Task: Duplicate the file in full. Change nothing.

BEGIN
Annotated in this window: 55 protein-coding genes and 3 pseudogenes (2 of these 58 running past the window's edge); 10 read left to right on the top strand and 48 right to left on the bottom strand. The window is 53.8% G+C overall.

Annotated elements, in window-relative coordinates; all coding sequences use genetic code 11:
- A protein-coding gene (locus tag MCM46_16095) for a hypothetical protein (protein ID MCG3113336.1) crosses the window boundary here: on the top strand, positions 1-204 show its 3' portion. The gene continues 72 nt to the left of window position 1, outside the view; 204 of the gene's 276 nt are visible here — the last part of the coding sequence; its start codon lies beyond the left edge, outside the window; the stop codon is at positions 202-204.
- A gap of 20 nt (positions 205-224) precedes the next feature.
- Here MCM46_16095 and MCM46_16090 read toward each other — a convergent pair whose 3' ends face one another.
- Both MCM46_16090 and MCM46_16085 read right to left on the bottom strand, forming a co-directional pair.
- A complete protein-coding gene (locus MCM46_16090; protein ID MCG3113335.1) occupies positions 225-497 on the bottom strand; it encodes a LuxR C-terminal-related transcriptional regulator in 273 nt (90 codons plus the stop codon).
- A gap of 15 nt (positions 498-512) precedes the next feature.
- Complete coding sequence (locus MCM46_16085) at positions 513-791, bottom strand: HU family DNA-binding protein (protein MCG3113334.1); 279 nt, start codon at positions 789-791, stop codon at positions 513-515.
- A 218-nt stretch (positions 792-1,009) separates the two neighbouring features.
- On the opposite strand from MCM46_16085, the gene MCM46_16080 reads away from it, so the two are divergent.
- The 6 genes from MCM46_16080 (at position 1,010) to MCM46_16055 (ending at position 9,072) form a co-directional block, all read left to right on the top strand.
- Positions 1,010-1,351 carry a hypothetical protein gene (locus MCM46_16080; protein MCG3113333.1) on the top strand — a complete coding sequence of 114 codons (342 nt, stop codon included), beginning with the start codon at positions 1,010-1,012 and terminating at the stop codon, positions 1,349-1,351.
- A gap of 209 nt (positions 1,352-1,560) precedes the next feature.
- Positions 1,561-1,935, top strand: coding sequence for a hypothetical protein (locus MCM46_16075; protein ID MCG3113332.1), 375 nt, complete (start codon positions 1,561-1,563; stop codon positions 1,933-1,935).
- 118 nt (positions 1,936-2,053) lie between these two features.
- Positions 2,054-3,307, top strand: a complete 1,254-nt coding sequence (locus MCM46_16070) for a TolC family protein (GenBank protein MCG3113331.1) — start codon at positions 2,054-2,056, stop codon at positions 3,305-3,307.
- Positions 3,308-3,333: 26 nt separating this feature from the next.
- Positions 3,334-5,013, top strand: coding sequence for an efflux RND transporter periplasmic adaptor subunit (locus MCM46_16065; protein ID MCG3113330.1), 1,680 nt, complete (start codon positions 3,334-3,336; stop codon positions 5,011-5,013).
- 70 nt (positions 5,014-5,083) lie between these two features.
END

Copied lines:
Annotated in this window: 55 protein-coding genes and 3 pseudogenes (2 of these 58 running past the window's edge); 10 read left to right on the top strand and 48 right to left on the bottom strand. The window is 53.8% G+C overall.

Annotated elements, in window-relative coordinates; all coding sequences use genetic code 11:
- A protein-coding gene (locus tag MCM46_16095) for a hypothetical protein (protein ID MCG3113336.1) crosses the window boundary here: on the top strand, positions 1-204 show its 3' portion. The gene continues 72 nt to the left of window position 1, outside the view; 204 of the gene's 276 nt are visible here — the last part of the coding sequence; its start codon lies beyond the left edge, outside the window; the stop codon is at positions 202-204.
- A gap of 20 nt (positions 205-224) precedes the next feature.
- Here MCM46_16095 and MCM46_16090 read toward each other — a convergent pair whose 3' ends face one another.
- Both MCM46_16090 and MCM46_16085 read right to left on the bottom strand, forming a co-directional pair.
- A complete protein-coding gene (locus MCM46_16090; protein ID MCG3113335.1) occupies positions 225-497 on the bottom strand; it encodes a LuxR C-terminal-related transcriptional regulator in 273 nt (90 codons plus the stop codon).
- A gap of 15 nt (positions 498-512) precedes the next feature.
- Complete coding sequence (locus MCM46_16085) at positions 513-791, bottom strand: HU family DNA-binding protein (protein MCG3113334.1); 279 nt, start codon at positions 789-791, stop codon at positions 513-515.
- A 218-nt stretch (positions 792-1,009) separates the two neighbouring features.
- On the opposite strand from MCM46_16085, the gene MCM46_16080 reads away from it, so the two are divergent.
- The 6 genes from MCM46_16080 (at position 1,010) to MCM46_16055 (ending at position 9,072) form a co-directional block, all read left to right on the top strand.
- Positions 1,010-1,351 carry a hypothetical protein gene (locus MCM46_16080; protein MCG3113333.1) on the top strand — a complete coding sequence of 114 codons (342 nt, stop codon included), beginning with the start codon at positions 1,010-1,012 and terminating at the stop codon, positions 1,349-1,351.
- A gap of 209 nt (positions 1,352-1,560) precedes the next feature.
- Positions 1,561-1,935, top strand: coding sequence for a hypothetical protein (locus MCM46_16075; protein ID MCG3113332.1), 375 nt, complete (start codon positions 1,561-1,563; stop codon positions 1,933-1,935).
- 118 nt (positions 1,936-2,053) lie between these two features.
- Positions 2,054-3,307, top strand: a complete 1,254-nt coding sequence (locus MCM46_16070) for a TolC family protein (GenBank protein MCG3113331.1) — start codon at positions 2,054-2,056, stop codon at positions 3,305-3,307.
- Positions 3,308-3,333: 26 nt separating this feature from the next.
- Positions 3,334-5,013, top strand: coding sequence for an efflux RND transporter periplasmic adaptor subunit (locus MCM46_16065; protein ID MCG3113330.1), 1,680 nt, complete (start codon positions 3,334-3,336; stop codon positions 5,011-5,013).
- 70 nt (positions 5,014-5,083) lie between these two features.